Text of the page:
Necrotizing enterocolitis (NEC) is a disease with significant morbidity and mortality. Pathophysiology remains incompletely understood. We here report systematic observations of NEC cases in our unit suggesting an increased incidence of cow’s milk allergy (CMA).
Method We reviewed all cases of NEC between 2001 and 2006 in our unit. In addition to basic information, elements related to CMA were noted: type of enteral nutrition and eosinophils count.
Results 106 patients presented with NEC in the study period; after exclusion of death and major congenital (cardiac and intestinal) anomalies, 70 patients were studied. Mean gestational age at birth (±SD): 29.8±3.6 wks, 37 (53%) born at ⩾30 wks. Male:female ratio: 1.7:1. Age at first episode of NEC: 19±11 days for the whole population but sooner in the ⩾30 wks (14±5 vs 25±9 days). There was no difference in highest eosinophils count between infants diagnosed with vs no CMA (6.2±4.3% vs 5.8±6.3%). 9 infants (13% of the whole population) were discharged home with hydrolysed formula. CMA was noted as a diagnosis in 7 infants, all born at ⩾30 wks, which represents 19% of this subgroup.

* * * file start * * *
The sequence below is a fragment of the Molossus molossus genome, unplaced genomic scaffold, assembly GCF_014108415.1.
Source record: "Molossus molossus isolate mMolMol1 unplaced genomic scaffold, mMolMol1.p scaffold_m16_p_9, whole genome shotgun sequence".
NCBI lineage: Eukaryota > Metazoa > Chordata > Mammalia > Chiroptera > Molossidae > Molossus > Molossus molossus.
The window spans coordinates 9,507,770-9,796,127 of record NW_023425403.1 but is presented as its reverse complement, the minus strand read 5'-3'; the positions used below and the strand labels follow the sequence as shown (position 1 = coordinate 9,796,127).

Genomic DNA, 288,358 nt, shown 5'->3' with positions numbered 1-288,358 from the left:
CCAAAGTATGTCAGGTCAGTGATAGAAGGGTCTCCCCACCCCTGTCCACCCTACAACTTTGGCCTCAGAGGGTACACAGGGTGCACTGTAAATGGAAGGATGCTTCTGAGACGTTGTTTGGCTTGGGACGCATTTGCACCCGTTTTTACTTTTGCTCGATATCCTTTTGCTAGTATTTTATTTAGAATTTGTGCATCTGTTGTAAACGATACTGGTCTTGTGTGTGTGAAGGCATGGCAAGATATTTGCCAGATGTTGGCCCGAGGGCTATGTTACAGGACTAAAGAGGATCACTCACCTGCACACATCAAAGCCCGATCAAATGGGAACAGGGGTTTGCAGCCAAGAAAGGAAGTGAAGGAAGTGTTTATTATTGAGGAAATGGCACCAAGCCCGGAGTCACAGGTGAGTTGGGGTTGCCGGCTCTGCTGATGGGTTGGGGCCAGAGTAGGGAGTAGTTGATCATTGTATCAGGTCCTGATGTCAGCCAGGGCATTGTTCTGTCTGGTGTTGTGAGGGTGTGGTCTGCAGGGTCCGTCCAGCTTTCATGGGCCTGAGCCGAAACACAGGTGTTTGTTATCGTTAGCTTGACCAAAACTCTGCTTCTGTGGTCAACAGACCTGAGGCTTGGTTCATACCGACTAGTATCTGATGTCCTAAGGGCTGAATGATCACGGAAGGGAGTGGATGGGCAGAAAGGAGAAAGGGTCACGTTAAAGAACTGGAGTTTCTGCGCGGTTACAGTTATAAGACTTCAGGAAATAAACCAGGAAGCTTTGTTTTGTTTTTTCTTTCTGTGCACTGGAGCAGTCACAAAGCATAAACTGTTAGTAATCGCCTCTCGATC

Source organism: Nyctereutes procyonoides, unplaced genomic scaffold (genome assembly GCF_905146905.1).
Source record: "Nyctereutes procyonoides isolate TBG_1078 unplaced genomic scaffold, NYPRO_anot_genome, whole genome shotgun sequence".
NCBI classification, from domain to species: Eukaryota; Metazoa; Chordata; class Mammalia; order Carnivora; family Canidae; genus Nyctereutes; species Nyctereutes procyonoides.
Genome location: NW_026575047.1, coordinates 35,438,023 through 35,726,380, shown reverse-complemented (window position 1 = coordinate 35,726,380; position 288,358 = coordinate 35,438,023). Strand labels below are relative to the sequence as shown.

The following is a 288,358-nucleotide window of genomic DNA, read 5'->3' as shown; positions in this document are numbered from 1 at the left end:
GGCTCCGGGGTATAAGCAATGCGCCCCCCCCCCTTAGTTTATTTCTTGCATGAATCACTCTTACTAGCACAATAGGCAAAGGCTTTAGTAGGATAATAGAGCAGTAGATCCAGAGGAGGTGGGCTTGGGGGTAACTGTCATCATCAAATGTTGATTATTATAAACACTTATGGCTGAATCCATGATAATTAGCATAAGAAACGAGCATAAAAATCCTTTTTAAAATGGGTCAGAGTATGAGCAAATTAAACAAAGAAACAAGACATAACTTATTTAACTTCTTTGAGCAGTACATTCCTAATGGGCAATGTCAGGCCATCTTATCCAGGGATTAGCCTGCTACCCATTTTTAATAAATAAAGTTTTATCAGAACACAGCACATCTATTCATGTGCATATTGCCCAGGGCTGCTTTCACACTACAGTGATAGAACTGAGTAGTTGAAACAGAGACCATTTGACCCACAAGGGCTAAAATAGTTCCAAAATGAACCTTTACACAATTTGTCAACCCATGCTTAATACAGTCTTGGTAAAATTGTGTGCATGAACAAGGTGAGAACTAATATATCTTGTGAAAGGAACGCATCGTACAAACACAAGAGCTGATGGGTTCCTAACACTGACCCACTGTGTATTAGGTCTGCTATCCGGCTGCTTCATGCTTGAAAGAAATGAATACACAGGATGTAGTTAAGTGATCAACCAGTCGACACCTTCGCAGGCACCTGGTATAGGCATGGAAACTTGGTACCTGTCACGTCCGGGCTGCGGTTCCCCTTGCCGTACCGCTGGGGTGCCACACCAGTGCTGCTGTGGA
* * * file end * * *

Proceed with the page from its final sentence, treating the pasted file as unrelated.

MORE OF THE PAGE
Conclusions We observe a high incidence of CMA diagnosed by the time of discharge in our population of NEC survivors compared of the incidence of 1 to 3% reported in the literature for general infant population. Furthermore, diagnosis of CMA was found only in relatively older premature infants. Whether CMA is a consequence or a risk factor for NEC remains to be determined.